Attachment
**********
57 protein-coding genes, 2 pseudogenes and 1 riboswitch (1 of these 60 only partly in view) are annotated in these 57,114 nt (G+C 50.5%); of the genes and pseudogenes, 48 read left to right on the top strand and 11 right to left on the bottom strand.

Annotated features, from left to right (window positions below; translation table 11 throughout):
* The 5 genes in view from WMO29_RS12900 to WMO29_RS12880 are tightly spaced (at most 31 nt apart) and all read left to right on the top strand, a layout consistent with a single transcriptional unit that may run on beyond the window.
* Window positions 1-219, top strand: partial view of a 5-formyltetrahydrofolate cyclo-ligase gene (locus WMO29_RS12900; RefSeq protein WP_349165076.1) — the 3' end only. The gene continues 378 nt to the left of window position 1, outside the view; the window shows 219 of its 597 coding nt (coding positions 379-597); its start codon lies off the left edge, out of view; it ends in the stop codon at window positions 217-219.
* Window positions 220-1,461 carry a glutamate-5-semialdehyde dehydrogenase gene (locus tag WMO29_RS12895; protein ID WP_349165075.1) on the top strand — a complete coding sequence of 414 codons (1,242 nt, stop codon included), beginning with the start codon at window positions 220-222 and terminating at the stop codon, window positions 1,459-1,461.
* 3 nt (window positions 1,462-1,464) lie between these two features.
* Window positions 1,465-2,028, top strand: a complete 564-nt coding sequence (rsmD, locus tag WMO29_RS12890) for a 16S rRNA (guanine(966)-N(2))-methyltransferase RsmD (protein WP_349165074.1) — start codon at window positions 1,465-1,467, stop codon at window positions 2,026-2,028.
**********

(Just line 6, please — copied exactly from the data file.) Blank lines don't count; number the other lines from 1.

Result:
* 3 nt (window positions 1,462-1,464) lie between these two features.